“It’s a difficult one to describe but easily the best thing I read this year. In fact, James just won the Booker Prize (UK’s national award for literature.) The book is a sprawling multi-narrator story set in Jamaica during the political upheaval in the 70s and the main focus is the attempt on Bob Marley’s life. James never names him as Marley but only refers to him as ‘the Singer.’ It delves into very specific political events and leaves you knowing more about Jamaica that you could imagine. It’s written in Patois and standard English, really a remarkable feat. It’s long though — 700 pages. It’s a tough read but impeccably done.”
— Brian Baillie, Middle/Upper School English teacher

MotherforChacoA Mother for Choco
Keiko Kasza
“This is my favorite children’s book. Choco wishes he had a mother, but who could she be? He sets off to find her, asking all kinds of animals, but he doesn’t meet anyone who looks just like him. He doesn’t even think of asking Mrs. Bear if she’s his mother — but then she starts to do just the things a mommy might do. And when she brings him home, he meets her other children — a piglet, a hippo, and an alligator — and learns that families can come in all shapes and sizes and still fit together.

I used to work for a teen parenting program in Boston, and we had a relationship with the local library to encourage early literacy. At one of our staff meetings, the librarian brought in a number of books, at the end of the reading of A Mother for Choco, we were all in tears. It’s a moment I’ll never forget. The program really highlighted the importance of early reading to children. When the teen moms read to their infants, you could see the babies focus in on the colors in the books and the bonding between mom and child was reinforced.”
— Kim Beamon-Morton, Lower School counselor and teacher

InventionofWingsThe Invention of Wings
Sue Monk Kidd
“This is the book I read in 2015 that made the greatest impact on me. It is a novel of historical fiction set in the early 19th century which is narrated by a slave girl (a fictional character) and by her owner’s daughter Sarah Grimke (a real life figure) who was an abolitionist and suffragette. Their lives are intertwined as each of them battles oppression and searches for individual freedom. Beautiful imagery and depiction of the courageousness of women of this time.”
— Linda Janelli, Middle/Upper School receptionist

WonderPalacioWonder
R.J. Palacio
Wonder is about a sixth grade boy who was born with severe facial deformities. He endured nine massive surgeries before he was 12 years old, and his face is still not right. Due to that, he has been homeschooled, but his parents decided it was time for him to go to school. They found what they thought was a sensitive private school. The book is very sensitive, told from a different point of view in each chapter, often of the same event or time period. It is very thoughtful and really makes you wonder what it would be like for Augie and for his classmates. There are some difficult times, but in the end, it is remarkable the changes that each character makes. Wonder was on the NYT best-seller list simultaneously for adults and for youth for several weeks when it came out. The author decided to write the book when she and her young daughter encountered a severely deformed child at a coffee shop. Her daughter had a difficult time with it, and she wondered how it must feel to be the boy, who everyone shies away from. You will have a much better idea of how that boy would have felt after reading this book.”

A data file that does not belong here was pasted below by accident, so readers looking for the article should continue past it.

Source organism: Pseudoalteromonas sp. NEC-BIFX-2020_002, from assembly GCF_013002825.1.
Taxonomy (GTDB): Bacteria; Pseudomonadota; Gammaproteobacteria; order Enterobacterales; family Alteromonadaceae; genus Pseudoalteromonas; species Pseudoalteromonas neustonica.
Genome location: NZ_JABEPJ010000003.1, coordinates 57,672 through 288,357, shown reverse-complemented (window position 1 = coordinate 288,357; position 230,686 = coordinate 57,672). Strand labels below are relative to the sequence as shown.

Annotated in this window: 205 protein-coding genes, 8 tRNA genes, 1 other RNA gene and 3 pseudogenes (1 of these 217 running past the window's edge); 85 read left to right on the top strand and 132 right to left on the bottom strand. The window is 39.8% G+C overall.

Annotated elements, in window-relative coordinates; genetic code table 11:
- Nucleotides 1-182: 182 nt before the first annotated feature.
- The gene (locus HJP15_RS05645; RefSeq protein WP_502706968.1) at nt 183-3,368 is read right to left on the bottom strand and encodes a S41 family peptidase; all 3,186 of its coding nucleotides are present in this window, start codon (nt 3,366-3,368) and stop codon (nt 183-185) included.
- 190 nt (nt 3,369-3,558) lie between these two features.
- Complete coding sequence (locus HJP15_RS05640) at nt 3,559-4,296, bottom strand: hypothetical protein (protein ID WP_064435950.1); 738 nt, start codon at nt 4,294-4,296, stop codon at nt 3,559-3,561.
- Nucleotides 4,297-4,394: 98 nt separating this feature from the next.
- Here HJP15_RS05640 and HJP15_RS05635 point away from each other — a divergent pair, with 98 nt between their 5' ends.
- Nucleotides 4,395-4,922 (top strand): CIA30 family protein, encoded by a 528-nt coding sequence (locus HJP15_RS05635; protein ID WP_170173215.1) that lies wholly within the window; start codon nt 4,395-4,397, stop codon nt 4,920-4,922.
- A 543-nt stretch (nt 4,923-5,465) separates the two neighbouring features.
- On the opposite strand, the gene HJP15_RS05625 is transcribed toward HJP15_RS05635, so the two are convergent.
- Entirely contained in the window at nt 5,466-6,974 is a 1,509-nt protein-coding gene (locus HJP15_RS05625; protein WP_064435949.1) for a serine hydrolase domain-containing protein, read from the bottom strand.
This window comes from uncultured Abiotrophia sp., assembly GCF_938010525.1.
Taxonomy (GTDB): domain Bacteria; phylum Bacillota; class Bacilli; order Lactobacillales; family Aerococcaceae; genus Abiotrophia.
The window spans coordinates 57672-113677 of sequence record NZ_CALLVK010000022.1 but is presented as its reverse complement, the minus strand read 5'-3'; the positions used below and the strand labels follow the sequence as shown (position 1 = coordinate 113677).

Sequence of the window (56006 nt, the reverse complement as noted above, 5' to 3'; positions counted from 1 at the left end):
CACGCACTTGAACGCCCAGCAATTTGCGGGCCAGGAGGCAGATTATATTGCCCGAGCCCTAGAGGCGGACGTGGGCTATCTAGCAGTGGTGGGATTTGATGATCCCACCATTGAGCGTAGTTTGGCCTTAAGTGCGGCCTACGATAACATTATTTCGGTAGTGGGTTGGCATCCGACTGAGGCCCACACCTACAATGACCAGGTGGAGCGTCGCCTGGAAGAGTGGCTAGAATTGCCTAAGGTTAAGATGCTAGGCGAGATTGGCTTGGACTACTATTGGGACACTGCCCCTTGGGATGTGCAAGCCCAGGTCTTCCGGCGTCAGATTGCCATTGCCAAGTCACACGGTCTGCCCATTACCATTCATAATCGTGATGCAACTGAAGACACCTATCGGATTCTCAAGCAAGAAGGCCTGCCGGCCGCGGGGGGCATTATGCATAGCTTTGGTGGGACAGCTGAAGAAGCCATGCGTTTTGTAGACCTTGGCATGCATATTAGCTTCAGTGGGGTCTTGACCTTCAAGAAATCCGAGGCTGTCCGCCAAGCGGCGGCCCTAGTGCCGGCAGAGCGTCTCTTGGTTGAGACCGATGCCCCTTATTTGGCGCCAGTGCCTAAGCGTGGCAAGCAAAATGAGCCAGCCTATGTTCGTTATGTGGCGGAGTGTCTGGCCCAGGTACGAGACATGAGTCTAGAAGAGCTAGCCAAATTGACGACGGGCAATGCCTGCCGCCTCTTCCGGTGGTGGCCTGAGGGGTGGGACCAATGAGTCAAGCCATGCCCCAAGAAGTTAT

— Pedie Hill, fourth grade teacher

MartianThe Martian
Andy Weir
“I loved this one and haven’t seen the movie (currently in theaters). Geeky main character with science factoids all over. Lots of my family read it over the holidays at our big gathering. Even my literary niece who works at The New York Times liked it! My brother read it in a day. Fun book.”
— Jeff Harlan, Middle School English teacher

NightingaleThe Nightingale
Kristin Hannah
The Nightingale tells a moving story about two sisters living in Nazi-occupied France who cope with the challenges of the war in very different ways. It gave an interesting perspective into life in France during WWII and demonstrates the power of one person to make a huge and lasting impact on the lives of others.”
— Elena Bertrand, Upper School math teacher

Humans of NYHumans of New York
Brandon Stanton
“I received this as a gift from a student. I usually gravitate with a real appetite for historical fiction (and some historical non-fiction) and in some ways, Humans of New York is historical non-fiction in the 21st century. It is a pictorially-rich, street-wise ‘narrative’ of human snapshots of New York humans, ‘detained’ for a moment in time in their life’s continuum by the author, and captures some of the most profound, spontaneous nuggets of human experience. It is a quick read, but you find yourself paused, prompted by a particular photo or its brief narrative to ponder one’s own existence. A fascinating compendium that fits in the hands and schedules of any of us humans in the 21st century with not a lot of time but always consciously and subconsciously thinking about what others are thinking and experiencing.”
— Cathy Lynch, Middle School history teacher 

BurrBurr
Gore Vidal
“This is one of the better works of historical fiction ever written. It takes a thoroughly contrarian view of early American history, putting major historical figures like George Washington and Thomas Jefferson in a distinctly different — and more scathing — light than you see in the course of your standard history text. Vidal was also a sharp and insightful writer, which makes an enormous difference. Highly recommended.”
— Sean McCormick, Upper School history teacher